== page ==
Element Financial Corp. is a relative unknown within the much-hyped financial sector, but its stock should pique the curiosity of Canadian investors: It is poised to become the fastest-growing financial company in Canada.
Element could well take that title over the next couple of years, with estimated annual earnings growth, excluding acquisitions, in the range of 15 to 20 per cent, said John O’Connell, CEO of Davis Rea, which owns Element stock. That’s a pace of growth unlikely to be exceeded by the big banks, fund management companies, or life insurance companies, Mr. O’Connell said.
There is plenty more to like about Element beyond its expansion, including the prospect of a dividend, and a reasonable valuation with plenty of possible catalysts for future stock-price gains.
“In a market that’s looking for growth assets with growing dividends, this is one I think people are going to gravitate to. And a lot of the big funds don’t own it yet,” Mr. O’Connell said.
Element has emerged as a North American player leasing equipment to companies in four different segments, or verticals: automotive fleets, commercial equipment, aviation and rail cars.
The company has positioned itself to capitalize on a couple of industrial trends, both emerging from the financial crisis and ensuing recession.
First, many North American companies deferred capital spending plans to ride out the downturn. Second, the banking sector soured on smaller-scale industrial leasing. Now, Element is poised to tap into an upswing in the capital expenditure cycle by filling that financing gap.
Other giants of the leasing business, such as GE Capital Corp., which was battered by its exposure to high-risk loans, are reducing their financing activity.
“They’re getting out of the business, and companies like Element are picking up the pieces,” said Teal Linde, president of independent investment research firm Linde Equity.
This is something of a stab at redemption for Element’s chief executive officer Steven Hudson, who previously built Newcourt Credit Group Inc. into the world’s second-largest non-bank lending company, before selling it at less than one-quarter of peak value amid a market downturn in 1999, in the face of mounting losses.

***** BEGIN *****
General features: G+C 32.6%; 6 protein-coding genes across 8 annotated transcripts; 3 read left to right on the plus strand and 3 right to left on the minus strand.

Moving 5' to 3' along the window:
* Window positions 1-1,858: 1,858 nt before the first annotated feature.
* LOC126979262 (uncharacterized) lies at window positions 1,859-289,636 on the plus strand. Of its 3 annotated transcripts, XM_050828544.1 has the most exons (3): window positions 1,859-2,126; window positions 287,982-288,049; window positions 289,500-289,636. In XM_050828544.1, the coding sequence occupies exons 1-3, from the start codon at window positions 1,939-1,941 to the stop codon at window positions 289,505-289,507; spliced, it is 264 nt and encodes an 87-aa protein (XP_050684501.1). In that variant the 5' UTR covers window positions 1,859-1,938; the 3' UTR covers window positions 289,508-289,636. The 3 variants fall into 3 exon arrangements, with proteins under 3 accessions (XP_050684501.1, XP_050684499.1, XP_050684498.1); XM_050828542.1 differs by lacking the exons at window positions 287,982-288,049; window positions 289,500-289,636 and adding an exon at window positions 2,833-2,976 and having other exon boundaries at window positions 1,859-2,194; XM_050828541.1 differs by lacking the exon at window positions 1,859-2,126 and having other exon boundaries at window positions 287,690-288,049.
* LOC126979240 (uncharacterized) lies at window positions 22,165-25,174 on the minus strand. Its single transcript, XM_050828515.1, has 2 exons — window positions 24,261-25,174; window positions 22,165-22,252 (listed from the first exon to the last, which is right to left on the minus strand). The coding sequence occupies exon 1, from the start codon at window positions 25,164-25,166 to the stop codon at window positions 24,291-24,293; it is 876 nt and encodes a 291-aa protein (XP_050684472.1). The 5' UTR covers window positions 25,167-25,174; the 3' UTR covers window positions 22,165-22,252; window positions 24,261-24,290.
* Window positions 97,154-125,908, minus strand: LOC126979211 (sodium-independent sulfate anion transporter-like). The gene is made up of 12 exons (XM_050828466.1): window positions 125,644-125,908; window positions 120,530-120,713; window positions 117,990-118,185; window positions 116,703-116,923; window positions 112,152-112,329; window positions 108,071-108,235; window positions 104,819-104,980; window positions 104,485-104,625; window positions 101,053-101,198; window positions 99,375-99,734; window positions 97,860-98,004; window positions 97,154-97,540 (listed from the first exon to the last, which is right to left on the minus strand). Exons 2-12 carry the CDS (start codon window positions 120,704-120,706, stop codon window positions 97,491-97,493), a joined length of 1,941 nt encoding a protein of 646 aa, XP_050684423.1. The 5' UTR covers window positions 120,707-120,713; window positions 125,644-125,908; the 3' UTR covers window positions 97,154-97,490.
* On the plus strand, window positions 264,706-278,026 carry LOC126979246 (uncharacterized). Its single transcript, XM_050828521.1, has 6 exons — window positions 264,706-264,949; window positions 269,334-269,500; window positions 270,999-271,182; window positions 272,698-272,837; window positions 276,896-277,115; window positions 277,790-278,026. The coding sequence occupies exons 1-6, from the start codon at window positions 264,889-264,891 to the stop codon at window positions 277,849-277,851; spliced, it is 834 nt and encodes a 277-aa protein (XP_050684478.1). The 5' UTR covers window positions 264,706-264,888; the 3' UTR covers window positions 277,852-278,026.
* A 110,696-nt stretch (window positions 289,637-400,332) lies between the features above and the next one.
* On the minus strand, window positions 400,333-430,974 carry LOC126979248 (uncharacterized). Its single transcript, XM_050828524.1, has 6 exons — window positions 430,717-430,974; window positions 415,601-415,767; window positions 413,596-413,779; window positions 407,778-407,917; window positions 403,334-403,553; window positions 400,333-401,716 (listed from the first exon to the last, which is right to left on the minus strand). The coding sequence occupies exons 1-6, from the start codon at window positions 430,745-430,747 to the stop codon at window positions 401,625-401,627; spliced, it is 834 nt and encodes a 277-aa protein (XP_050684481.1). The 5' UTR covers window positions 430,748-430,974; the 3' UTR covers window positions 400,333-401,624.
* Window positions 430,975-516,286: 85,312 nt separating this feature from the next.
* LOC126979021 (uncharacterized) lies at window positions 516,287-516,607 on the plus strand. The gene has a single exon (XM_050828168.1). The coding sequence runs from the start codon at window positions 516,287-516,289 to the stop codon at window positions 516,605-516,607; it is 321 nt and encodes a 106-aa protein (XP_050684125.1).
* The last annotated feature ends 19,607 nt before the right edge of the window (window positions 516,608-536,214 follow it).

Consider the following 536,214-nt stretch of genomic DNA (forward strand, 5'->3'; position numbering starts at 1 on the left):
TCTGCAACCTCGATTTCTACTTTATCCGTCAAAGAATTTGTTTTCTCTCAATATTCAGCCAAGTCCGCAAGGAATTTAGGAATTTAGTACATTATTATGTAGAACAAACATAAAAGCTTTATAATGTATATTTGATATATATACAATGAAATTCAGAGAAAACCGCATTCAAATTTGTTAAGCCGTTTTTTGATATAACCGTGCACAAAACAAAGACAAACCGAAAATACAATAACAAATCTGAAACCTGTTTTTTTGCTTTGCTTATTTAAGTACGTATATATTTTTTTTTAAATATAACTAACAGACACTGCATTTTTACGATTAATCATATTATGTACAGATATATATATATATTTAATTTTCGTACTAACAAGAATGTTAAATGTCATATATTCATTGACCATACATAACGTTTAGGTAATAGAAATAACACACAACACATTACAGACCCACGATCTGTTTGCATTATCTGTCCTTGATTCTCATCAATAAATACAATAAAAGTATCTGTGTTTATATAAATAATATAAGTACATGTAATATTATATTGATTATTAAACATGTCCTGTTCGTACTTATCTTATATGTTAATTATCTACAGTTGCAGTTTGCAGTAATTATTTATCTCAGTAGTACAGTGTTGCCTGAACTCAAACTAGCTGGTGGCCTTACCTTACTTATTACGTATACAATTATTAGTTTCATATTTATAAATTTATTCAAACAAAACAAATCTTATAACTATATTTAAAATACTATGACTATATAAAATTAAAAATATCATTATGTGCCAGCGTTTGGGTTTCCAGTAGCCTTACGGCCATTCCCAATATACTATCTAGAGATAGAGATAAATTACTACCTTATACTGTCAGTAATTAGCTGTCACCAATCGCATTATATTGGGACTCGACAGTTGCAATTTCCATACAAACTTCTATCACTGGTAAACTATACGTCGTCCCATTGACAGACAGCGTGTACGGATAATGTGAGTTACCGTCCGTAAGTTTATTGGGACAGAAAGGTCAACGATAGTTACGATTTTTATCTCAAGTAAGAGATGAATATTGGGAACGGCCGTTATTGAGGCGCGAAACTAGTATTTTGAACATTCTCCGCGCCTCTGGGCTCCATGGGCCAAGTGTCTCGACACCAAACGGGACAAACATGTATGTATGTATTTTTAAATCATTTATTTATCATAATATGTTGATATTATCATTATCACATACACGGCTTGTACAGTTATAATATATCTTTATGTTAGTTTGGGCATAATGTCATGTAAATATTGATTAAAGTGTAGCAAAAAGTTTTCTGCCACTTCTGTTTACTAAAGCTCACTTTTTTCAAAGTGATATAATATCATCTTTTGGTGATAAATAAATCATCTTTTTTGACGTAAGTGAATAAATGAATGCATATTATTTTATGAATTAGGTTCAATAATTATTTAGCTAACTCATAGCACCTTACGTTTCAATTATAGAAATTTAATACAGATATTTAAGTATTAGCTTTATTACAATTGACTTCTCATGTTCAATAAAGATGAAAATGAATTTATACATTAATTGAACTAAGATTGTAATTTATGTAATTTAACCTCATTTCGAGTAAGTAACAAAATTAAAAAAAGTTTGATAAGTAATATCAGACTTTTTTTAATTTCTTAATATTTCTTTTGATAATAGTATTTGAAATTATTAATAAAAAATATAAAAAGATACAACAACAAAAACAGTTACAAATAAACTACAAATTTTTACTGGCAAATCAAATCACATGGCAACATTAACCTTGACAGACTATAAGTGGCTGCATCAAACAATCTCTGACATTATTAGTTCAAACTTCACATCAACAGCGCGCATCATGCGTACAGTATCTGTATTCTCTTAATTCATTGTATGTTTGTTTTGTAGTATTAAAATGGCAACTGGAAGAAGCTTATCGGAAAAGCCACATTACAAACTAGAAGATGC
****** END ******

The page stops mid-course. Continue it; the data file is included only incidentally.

“This time around, they’re focusing on the verticals they know are the most profitable and the verticals where they can achieve the highest organic growth rates,” Mr. Linde said.
The stock has responded to that approach, doubling in value through 2013. Earnings are due to grow further through a combination of organic growth and acquisitions, such as the $1.5-billion deal to buy PHH Corp.’s auto fleet leasing business, which closed in July and which doubled Element’s asset base.
“I would say the growth rate is largely priced into the stock,” Mr. Linde said.
At a share price of about 13.5 times estimated 2015 earnings, Element trades in line with U.S. competitors. But once investors start valuing the stock based on 2016 earnings estimates, fair value rises to the $17-to-$18 range, he calculated.
Beyond that base case, there are many other possible generators of stock value. “By 2016 at the latest, I think you’re going to see a dividend,” Mr. O’Connell said. A payout ratio of about 25 per cent generates a $0.40 dividend based on earnings forecasts.
In addition, some analysts foresee an impending credit-rating upgrade, which would lower Element’s funding costs and which would add $1.50 to its target price, RBC Dominion Securities analyst Geoffrey Kwan said in a note.
He rates the stock an “outperform,” at a price target of $18. All 10 analysts covering the stock rate it the equivalent of a “buy,” at an average target of $18.45, which represents a 34-per-cent premium over Thursday’s closing price of $13.80.
Finally, it’s impossible to ignore what’s perhaps the biggest potential catalyst – an eventual buyout.
“I think [Mr. Hudson’s] going to get it to a certain size and sell it to a large regional bank in the States,” Mr. O’Connell said. “There are probably 10 logical buyers out there.”